West Nile Virus Found in Oakville Mosquitoes

Published July 13, 2017 at 7:19 pm

If you’re concerned about West Nile Virus (WNV), you might want to take extra precautions while out and about in Oakville.

If you’re concerned about West Nile Virus (WNV), you might want to take extra precautions while out and about in Oakville.

A batch of mosquitoes trapped in Oakville has tested positive for West Nile virus (WNV), making it the first confirmed sample in Halton this year.

“The first positive mosquito pool in Oakville was found at North Service Rd., between Bronte Rd. and Third Line, and Halton Region has not had any human cases of West Nile virus reported as of July 8,” said Halton Region spokesperson Heather Burnett.

The Region’s health department “works diligently to reduce the risk of West Nile virus in our community through both education and preventative programs such as larviciding,” said acting Medical Officer of Health Dr. Daniela Kempkens.


“We can all work together to keep our community safe and protect ourselves from West Nile virus by removing standing water sites that breed mosquitos and covering up or applying DEET or Icaridin when outside during dusk and dawn.”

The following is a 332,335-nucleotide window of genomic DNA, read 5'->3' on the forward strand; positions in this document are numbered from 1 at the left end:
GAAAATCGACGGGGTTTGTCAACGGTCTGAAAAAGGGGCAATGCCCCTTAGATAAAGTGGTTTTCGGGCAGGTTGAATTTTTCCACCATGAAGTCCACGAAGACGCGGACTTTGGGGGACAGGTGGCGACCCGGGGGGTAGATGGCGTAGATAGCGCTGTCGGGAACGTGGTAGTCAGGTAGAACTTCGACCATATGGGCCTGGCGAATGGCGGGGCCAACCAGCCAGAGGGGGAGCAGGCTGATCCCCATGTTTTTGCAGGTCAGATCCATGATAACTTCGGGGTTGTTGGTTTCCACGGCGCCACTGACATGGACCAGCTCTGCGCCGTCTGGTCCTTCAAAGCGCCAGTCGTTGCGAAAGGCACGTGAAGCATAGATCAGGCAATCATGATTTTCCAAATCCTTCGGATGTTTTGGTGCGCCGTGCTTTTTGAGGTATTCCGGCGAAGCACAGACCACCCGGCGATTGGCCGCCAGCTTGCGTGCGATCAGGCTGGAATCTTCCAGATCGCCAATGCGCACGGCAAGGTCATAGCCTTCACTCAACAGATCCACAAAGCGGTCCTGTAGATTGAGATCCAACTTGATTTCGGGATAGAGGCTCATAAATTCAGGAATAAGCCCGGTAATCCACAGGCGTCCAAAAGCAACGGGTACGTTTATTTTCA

Urban areas are more likely to have mosquitoes carrying WNV.

The types of mosquitoes that transmit WNV to humans most commonly breed in urban areas, typically in places holding water such as bird baths, plant pots, old toys, and tires.

Residents can take the following steps to protect themselves and their families from mosquitoes:

  • Cover up. Wear light-coloured, long-sleeved shirts and pants with tightly-woven fabric.
  • Use an approved insect repellent, such as one containing DEET or Icaridin.
  • Avoid being outdoors from early evening to morning when mosquitoes are most active and likely to bite, as well as at any time in shady, wooded areas.
  • Make sure your window and door screens are tight and without holes, cuts or other openings.
  • Reduce mosquito breeding sites around your home by getting rid of all water-filled containers and objects, where possible. Change the water in bird baths at least once per week.

A map showing the locations of standing water sites that have had larvicide applied this year is available here.

Residents can phone 311 or e-mail [email protected] to report standing water at public facilities.

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